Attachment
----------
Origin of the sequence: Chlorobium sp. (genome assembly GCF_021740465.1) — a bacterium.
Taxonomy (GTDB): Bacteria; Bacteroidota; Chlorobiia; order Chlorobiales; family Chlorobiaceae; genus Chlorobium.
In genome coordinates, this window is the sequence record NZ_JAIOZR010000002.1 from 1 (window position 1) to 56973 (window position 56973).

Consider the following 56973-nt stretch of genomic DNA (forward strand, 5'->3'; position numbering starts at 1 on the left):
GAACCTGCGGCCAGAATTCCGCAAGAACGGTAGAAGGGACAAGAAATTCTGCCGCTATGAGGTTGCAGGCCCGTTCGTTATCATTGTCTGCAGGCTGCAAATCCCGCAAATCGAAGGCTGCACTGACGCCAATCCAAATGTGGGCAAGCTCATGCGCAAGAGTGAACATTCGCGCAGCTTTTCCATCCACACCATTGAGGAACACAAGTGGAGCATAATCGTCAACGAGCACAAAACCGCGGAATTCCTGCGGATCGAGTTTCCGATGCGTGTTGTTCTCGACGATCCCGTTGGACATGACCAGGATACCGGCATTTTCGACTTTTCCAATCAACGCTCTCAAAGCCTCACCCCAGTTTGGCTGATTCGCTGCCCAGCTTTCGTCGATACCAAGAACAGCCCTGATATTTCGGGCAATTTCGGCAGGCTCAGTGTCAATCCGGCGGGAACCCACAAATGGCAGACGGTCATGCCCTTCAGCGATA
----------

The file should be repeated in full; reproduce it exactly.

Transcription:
Origin of the sequence: Chlorobium sp. (genome assembly GCF_021740465.1) — a bacterium.
Taxonomy (GTDB): Bacteria; Bacteroidota; Chlorobiia; order Chlorobiales; family Chlorobiaceae; genus Chlorobium.
In genome coordinates, this window is the sequence record NZ_JAIOZR010000002.1 from 1 (window position 1) to 56973 (window position 56973).

Consider the following 56973-nt stretch of genomic DNA (forward strand, 5'->3'; position numbering starts at 1 on the left):
GAACCTGCGGCCAGAATTCCGCAAGAACGGTAGAAGGGACAAGAAATTCTGCCGCTATGAGGTTGCAGGCCCGTTCGTTATCATTGTCTGCAGGCTGCAAATCCCGCAAATCGAAGGCTGCACTGACGCCAATCCAAATGTGGGCAAGCTCATGCGCAAGAGTGAACATTCGCGCAGCTTTTCCATCCACACCATTGAGGAACACAAGTGGAGCATAATCGTCAACGAGCACAAAACCGCGGAATTCCTGCGGATCGAGTTTCCGATGCGTGTTGTTCTCGACGATCCCGTTGGACATGACCAGGATACCGGCATTTTCGACTTTTCCAATCAACGCTCTCAAAGCCTCACCCCAGTTTGGCTGATTCGCTGCCCAGCTTTCGTCGATACCAAGAACAGCCCTGATATTTCGGGCAATTTCGGCAGGCTCAGTGTCAATCCGGCGGGAACCCACAAATGGCAGACGGTCATGCCCTTCAGCGATA